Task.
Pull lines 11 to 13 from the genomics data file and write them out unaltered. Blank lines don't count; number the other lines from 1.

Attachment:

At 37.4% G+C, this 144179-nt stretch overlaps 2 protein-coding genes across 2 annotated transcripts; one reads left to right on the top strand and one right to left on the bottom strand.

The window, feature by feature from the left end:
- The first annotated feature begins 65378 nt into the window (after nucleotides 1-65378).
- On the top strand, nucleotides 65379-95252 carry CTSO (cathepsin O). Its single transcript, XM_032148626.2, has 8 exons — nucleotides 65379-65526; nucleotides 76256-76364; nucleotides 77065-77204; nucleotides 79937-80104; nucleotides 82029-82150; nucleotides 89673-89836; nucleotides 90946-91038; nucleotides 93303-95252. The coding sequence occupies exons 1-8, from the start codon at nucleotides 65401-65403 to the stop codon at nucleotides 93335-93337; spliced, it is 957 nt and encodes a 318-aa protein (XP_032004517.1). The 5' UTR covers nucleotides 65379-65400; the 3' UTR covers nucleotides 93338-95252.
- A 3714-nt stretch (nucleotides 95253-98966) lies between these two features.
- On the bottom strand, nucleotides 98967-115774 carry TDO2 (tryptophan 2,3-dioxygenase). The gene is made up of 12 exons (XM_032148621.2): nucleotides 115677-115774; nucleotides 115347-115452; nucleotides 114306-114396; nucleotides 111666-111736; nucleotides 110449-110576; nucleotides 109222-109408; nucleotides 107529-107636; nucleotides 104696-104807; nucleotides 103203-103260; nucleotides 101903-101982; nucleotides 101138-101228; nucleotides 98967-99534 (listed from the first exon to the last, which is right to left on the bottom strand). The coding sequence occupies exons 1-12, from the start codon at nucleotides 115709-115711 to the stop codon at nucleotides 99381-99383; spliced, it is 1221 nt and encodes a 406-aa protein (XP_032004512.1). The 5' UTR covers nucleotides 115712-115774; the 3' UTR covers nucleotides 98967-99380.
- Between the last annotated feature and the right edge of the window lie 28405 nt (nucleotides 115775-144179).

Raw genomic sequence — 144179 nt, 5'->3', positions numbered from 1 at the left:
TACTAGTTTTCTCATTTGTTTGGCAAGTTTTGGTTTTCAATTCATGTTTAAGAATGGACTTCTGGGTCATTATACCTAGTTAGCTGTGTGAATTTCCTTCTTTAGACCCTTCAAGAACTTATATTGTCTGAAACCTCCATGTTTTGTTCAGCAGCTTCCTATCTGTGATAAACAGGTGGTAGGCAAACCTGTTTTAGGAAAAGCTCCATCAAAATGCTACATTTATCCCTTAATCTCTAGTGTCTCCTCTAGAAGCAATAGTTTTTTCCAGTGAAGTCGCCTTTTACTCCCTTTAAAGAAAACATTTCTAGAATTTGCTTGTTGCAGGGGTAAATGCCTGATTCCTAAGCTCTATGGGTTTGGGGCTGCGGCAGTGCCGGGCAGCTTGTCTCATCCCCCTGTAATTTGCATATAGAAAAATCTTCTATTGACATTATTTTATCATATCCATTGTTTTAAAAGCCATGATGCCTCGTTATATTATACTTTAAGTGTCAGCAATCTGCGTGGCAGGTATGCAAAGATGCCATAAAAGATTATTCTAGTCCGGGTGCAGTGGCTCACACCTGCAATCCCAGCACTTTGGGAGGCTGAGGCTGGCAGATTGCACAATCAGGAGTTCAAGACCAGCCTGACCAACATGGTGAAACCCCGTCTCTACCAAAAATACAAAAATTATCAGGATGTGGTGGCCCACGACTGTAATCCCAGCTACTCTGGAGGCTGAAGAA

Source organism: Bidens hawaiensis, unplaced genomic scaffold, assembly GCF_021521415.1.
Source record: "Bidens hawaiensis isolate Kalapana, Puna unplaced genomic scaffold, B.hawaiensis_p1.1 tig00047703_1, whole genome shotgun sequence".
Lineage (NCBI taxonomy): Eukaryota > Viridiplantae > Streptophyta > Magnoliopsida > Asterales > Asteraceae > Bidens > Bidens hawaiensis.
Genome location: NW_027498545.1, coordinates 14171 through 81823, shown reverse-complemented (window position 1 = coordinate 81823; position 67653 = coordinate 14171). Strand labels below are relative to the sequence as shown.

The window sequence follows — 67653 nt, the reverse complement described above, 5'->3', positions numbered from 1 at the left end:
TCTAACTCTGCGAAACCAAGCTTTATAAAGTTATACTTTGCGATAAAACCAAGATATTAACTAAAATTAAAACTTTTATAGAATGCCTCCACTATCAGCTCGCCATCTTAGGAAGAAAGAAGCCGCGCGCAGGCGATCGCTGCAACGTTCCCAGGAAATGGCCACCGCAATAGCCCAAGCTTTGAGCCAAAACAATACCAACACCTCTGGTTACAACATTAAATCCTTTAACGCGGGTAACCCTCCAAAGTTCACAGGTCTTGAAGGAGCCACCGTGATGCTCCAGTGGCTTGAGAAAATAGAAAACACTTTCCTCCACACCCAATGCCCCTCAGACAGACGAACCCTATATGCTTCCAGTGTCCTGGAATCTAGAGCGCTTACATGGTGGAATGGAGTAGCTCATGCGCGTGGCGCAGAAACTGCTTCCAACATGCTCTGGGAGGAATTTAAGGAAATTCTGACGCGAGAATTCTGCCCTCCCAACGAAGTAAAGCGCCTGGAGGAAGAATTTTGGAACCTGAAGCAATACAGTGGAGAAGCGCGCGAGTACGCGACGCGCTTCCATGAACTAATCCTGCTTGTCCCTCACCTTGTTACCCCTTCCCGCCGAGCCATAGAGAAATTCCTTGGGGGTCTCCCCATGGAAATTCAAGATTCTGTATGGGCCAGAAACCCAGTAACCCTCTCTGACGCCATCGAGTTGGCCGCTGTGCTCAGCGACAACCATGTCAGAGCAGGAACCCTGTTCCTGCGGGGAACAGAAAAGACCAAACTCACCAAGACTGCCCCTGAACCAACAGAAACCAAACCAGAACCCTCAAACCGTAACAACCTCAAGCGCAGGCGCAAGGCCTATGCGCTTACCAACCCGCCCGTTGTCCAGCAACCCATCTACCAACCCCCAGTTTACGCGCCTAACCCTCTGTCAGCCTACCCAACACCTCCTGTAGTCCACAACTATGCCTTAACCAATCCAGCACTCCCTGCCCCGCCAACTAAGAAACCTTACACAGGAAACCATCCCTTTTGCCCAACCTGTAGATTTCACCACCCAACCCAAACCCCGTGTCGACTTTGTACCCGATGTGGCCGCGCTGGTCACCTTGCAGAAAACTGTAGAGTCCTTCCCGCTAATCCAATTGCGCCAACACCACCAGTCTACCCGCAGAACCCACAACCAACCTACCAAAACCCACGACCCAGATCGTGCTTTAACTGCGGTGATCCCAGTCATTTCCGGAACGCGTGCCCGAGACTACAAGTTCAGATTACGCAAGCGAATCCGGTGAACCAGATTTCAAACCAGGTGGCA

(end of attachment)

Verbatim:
Source record: "Bidens hawaiensis isolate Kalapana, Puna unplaced genomic scaffold, B.hawaiensis_p1.1 tig00047703_1, whole genome shotgun sequence".
Lineage (NCBI taxonomy): Eukaryota > Viridiplantae > Streptophyta > Magnoliopsida > Asterales > Asteraceae > Bidens > Bidens hawaiensis.
Genome location: NW_027498545.1, coordinates 14171 through 81823, shown reverse-complemented (window position 1 = coordinate 81823; position 67653 = coordinate 14171). Strand labels below are relative to the sequence as shown.